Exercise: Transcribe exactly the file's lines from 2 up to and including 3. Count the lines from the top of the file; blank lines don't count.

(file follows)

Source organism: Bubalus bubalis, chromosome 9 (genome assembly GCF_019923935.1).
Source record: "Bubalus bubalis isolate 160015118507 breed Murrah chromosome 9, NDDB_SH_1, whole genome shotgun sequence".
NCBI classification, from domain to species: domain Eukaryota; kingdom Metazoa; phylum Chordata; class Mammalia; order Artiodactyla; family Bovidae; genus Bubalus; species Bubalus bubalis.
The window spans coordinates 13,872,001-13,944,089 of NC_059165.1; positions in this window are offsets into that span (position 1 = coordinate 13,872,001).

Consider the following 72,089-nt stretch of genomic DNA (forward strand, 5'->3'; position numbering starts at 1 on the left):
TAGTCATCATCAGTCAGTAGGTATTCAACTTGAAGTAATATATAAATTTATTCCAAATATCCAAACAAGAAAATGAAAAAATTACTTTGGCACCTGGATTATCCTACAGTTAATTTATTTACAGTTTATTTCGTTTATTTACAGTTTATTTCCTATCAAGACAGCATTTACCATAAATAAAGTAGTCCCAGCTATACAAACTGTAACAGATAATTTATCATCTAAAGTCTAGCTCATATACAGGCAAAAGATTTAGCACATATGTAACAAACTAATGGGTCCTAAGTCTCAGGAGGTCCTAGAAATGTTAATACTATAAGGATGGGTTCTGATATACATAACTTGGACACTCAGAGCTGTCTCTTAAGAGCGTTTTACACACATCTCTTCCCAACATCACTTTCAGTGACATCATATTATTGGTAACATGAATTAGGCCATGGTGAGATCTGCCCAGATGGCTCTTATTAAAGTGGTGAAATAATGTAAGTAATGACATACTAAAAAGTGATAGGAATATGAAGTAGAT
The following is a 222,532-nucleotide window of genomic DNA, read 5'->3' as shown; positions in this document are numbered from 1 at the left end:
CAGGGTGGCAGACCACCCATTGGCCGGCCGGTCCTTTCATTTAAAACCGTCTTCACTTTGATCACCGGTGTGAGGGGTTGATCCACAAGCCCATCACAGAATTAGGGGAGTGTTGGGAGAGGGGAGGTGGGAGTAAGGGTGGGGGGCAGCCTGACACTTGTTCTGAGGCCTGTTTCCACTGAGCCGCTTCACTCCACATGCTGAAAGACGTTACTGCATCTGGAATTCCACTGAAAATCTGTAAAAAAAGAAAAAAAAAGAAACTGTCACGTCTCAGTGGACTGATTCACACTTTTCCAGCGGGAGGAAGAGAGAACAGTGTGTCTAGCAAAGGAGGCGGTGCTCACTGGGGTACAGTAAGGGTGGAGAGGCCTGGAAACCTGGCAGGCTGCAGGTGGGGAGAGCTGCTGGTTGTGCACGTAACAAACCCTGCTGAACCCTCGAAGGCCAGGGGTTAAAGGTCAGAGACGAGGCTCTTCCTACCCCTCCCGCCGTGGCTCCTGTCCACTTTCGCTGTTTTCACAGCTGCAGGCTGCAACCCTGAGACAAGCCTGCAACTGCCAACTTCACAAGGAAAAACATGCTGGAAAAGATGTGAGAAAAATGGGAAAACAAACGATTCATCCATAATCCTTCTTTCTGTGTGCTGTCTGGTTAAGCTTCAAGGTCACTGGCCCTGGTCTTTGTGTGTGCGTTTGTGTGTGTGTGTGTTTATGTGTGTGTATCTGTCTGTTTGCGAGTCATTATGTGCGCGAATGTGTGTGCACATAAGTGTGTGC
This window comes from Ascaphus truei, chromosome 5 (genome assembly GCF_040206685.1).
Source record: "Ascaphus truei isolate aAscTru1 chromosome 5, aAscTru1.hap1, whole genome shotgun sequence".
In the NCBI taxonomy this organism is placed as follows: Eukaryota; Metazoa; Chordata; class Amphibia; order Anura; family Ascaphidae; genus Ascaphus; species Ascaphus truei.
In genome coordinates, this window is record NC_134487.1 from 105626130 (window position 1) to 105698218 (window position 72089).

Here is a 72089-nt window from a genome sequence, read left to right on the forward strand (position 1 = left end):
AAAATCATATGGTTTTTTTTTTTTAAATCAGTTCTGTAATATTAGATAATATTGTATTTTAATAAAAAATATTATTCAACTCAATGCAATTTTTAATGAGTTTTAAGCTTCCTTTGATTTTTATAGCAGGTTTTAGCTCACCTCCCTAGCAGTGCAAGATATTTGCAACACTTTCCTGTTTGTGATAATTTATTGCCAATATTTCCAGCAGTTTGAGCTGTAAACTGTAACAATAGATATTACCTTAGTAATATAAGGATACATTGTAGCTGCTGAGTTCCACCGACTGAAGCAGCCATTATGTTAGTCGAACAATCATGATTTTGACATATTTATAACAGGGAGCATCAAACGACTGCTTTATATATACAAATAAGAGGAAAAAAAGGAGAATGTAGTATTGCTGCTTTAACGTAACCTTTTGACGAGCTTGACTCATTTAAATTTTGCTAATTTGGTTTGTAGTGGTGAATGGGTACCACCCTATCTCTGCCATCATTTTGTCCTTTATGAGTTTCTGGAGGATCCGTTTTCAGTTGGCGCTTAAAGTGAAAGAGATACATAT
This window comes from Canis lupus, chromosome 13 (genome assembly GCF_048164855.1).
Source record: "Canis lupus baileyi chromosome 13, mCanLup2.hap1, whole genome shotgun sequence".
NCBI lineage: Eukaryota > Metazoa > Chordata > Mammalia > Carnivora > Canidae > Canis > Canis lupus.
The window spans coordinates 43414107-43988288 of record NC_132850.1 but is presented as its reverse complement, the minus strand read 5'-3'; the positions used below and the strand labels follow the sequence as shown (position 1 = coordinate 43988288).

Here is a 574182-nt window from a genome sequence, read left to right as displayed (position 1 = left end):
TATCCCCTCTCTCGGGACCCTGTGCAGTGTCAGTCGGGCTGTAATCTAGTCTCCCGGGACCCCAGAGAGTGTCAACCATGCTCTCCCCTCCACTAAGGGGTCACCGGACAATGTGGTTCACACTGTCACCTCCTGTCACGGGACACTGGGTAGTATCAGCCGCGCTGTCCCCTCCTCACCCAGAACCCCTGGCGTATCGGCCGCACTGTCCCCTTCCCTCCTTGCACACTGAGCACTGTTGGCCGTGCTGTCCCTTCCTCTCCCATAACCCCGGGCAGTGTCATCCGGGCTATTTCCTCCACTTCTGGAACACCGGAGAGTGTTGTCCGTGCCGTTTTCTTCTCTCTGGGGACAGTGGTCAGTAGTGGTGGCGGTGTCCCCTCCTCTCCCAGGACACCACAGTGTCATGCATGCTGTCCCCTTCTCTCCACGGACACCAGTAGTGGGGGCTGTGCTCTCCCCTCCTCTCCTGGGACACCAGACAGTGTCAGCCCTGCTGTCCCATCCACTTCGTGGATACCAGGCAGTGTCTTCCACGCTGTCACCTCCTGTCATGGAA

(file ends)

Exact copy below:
Source record: "Bubalus bubalis isolate 160015118507 breed Murrah chromosome 9, NDDB_SH_1, whole genome shotgun sequence".
NCBI classification, from domain to species: domain Eukaryota; kingdom Metazoa; phylum Chordata; class Mammalia; order Artiodactyla; family Bovidae; genus Bubalus; species Bubalus bubalis.